1. You'll do fine, once they break up the clot with thinners. If they can't .... we'll just amputate your head. Then you can really get to know your body. This is a clue to lighten up. You are damn lucky to have gone to the hospital. I used to do post stroke visits, the best patients are those that are relaxed, and don't take everything seriously.
    PS. No more sweetbreads in butter and wine for you.

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  2. Now now, they made no mention of giving up wine, and I was never a fan of sweetbreads in butter ;)

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  3. My friend, you are truly an inspiration. Precious few people would have the strength to turn something as traumatic as a stroke into a lesson about mindfulness. I hope you can take comfort in your new state of mindfulness brought on by your stroke, and obviously I hope that your vision returns to normal very soon. The people who are in your life are very fortunate that they have you to show them such a valuable and difficult lesson.

    Peace,
    circlelovely

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    1. Thank you for your kind comments. It is a learning experience moment by moment.

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  4. Puuuurfect time to meditate...you can't go anywhere! If they just turn off the beeping machines!

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  5. I have an ex that is an occupational therapist. I think what you are experiencing is called "left neglect" which is terminology I have always been fascinated by. mindful. neglect. It is a curious thing.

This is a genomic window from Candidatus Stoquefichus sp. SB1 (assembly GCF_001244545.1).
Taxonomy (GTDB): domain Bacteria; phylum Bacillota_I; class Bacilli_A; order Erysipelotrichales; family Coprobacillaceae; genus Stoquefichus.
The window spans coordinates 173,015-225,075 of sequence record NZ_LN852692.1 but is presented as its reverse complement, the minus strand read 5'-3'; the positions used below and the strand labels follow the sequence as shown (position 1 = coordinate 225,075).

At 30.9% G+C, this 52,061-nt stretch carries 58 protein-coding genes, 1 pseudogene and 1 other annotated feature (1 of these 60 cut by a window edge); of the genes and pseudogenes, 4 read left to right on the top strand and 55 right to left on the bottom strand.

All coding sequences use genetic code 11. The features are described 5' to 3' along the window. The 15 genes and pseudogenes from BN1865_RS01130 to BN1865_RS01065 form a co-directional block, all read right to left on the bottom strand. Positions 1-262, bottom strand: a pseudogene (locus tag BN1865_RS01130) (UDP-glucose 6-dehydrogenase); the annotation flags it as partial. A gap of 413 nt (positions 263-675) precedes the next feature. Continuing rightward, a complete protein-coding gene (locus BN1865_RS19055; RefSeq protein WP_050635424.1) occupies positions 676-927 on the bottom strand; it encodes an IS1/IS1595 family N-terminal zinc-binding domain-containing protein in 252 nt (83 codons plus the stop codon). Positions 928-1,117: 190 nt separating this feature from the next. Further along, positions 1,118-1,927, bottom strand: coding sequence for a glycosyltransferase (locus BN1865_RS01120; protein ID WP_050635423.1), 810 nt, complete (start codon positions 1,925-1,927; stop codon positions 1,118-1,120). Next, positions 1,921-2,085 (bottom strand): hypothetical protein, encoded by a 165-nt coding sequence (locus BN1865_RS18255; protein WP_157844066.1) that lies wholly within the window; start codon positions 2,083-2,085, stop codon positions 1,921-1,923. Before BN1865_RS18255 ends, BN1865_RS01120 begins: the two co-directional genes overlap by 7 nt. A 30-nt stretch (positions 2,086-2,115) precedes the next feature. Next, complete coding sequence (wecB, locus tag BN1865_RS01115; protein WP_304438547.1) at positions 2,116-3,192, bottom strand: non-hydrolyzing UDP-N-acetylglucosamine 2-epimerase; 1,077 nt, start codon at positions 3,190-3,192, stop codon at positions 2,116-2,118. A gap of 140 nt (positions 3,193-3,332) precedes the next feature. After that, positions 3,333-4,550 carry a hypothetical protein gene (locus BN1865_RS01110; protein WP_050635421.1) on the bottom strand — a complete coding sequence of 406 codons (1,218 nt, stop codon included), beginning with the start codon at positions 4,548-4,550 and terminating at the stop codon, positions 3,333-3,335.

I wish you well and suspect you have exactly the kind of perspective that it takes to weather these sorts of storms. Approaching life with curiosity is so much easier than the alternative.

    Ann

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  6. Wow. I'm glad to hear that you're okay and share in Albert's optimism that your vision will improve. You're young ;). And I would imagine wine should still be on the menu, perhaps even prescribed as a helpful blood thinner?

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    1. Thanks Justin :-) And yes, wine remains on the menu, although I'm in no particular hurry to reintroduce it ;-)

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  7. With my very serious bi-lateral strokes, it became so much easier when I took it a science experiment(took 2 months to get to this), and let go of my image of my self in the past, and started with square one...much like a child learning. When you find yourself angry at what you can't do(like you used to, at this time), it is signal to breathe and laugh at yourself. Just like all normal lay people.

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    1. Yes, thank you for this. I've been accepting my situation generally well, but I must admit I'm feeling some sadness over the prospect I may not be able to drive any more.

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  8. Wow, I just had a chance to read this.

    This sounds like a very challenging but also potentially exciting time for you! I certainly hope your health gets better sooner rather than later, and that you can continue to deepen your insights!!! :)

    Thank you for sharing your story through such a vulnerable time.